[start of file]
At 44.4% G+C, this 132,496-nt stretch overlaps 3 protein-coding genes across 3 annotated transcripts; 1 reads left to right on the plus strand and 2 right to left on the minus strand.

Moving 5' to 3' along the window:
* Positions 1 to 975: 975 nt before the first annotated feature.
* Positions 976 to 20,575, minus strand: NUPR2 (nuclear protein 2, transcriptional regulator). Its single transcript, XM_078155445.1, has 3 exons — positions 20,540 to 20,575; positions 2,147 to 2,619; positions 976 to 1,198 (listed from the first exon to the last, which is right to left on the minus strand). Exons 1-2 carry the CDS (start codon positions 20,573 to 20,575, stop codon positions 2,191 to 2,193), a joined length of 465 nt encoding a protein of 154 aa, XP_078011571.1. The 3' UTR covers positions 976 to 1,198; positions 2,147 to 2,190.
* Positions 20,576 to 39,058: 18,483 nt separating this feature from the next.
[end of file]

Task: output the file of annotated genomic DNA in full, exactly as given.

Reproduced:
At 44.4% G+C, this 132,496-nt stretch overlaps 3 protein-coding genes across 3 annotated transcripts; 1 reads left to right on the plus strand and 2 right to left on the minus strand.

Moving 5' to 3' along the window:
* Positions 1 to 975: 975 nt before the first annotated feature.
* Positions 976 to 20,575, minus strand: NUPR2 (nuclear protein 2, transcriptional regulator). Its single transcript, XM_078155445.1, has 3 exons — positions 20,540 to 20,575; positions 2,147 to 2,619; positions 976 to 1,198 (listed from the first exon to the last, which is right to left on the minus strand). Exons 1-2 carry the CDS (start codon positions 20,573 to 20,575, stop codon positions 2,191 to 2,193), a joined length of 465 nt encoding a protein of 154 aa, XP_078011571.1. The 3' UTR covers positions 976 to 1,198; positions 2,147 to 2,190.
* Positions 20,576 to 39,058: 18,483 nt separating this feature from the next.